As tubes get smaller and walls and layers get thinner, some products have dropped below the horizon where no current sensors can pick them up. Medical Extrusion has made a soft polyurethane tube to deliver drugs to the brain that has an 0.003-in. OD and a wall thickness of just 0.0003 in. And Guill Tool recently ran a successful trial of a fluoropolymer tube with 0.010-in. OD and walls only 0.0002-in. thick.
Gauging suppliers are struggling to keep up. The Ultragage 4000 ultrasonic sensor, introduced by On Line Controls at NPE 2000 in Chicago last June, controls wall- thickness down to 0.0005 in. And a new ultrasonic gauge introduced by Zumbach at the MD&M show in Anaheim, Calif., last month measures walls down to 0.0008 in.
Thin coextruded layers may also be too fine to detect. "It has put a major burden on makers of wall thickness monitoring devices. They're having to get their sensors closer to the tube and to do more scans," says Davis-Standard's Sparacino.
Zumbach and Beta LaserMike both recently introduced flaw detectors for gels and surface defects in medical tubes. Gel detection is common in wire and cable and in film extrusion, but new for medical tubing. Previous scanners looked only for surface imperfections.
There is now finally a way to measure diameter along the length of a taper. Beta LaserMike launched a new Taper System at the MD&M show last month with new programming that monitors a continuous taper. The company also has new software that allows a high-speed scanning laser to monitor multiple strands from a single gauge.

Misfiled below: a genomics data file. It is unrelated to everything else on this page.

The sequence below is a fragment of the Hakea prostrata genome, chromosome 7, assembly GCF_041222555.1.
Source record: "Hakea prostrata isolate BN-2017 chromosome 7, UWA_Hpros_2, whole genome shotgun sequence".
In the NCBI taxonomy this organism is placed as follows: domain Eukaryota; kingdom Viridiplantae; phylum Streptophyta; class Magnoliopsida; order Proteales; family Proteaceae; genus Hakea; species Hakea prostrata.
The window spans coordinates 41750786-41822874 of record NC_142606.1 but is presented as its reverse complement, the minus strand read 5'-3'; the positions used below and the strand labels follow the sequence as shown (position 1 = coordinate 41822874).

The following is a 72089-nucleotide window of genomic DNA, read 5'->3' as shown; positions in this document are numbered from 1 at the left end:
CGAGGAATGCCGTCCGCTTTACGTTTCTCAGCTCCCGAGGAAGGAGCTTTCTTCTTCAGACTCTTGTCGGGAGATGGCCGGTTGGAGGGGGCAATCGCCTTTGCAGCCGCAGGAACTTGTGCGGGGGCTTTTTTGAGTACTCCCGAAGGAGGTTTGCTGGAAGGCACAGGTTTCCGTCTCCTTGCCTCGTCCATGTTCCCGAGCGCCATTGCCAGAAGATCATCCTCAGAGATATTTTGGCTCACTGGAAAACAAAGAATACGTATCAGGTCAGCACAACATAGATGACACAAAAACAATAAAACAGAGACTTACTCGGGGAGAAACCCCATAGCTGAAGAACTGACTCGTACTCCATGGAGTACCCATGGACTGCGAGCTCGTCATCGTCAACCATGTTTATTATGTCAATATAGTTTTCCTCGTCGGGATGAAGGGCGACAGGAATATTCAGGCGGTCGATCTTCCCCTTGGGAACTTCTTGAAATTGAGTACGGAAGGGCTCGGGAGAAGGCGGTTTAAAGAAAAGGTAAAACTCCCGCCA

Going for higher output
Another change in the past two or three years is that makers of critical tubing like catheters are raising output rates. "The standard machine for I.V. tubing had been 2.5-in. diameter, 24:1 L/D," says Davis-Standard's Sparacino. "Now the accepted standard is 3.5-in., 24:1."
The larger machine roughly doubles line speed from 100-150 ft/min of tubing to 200-300 ft/min. "That's about the maximum for catheter production now, and there aren't many people going that fast," notes Holton Harris, president of Harrel.
Raising outputs requires more rugged extruders. Merritt Davis Corp. in Hamden, Conn., just introduced the new Millenium Series 1.5-in. extruder for medical tubing, which offers an optional rigid H-frame on the portable coextrusion models. And Davis-Standard's Corporate Extruder series, introduced last year, also has a heavier base and more rigid frame.
Davis-Standard's Killion Div. last year developed a "hands-free" feeding technique that captures soft, ultra-thin silicone tubing as small as 0.0032-in. OD and feeds it automatically into the puller/cutter on start-up. The die bushing has a trumpet-shaped inlet that delivers tubing to the pinch point of the puller. Otherwise, manually feeding such soft, droopy tubing to a puller/cutter wastes a lot of expensive product at the start of a run.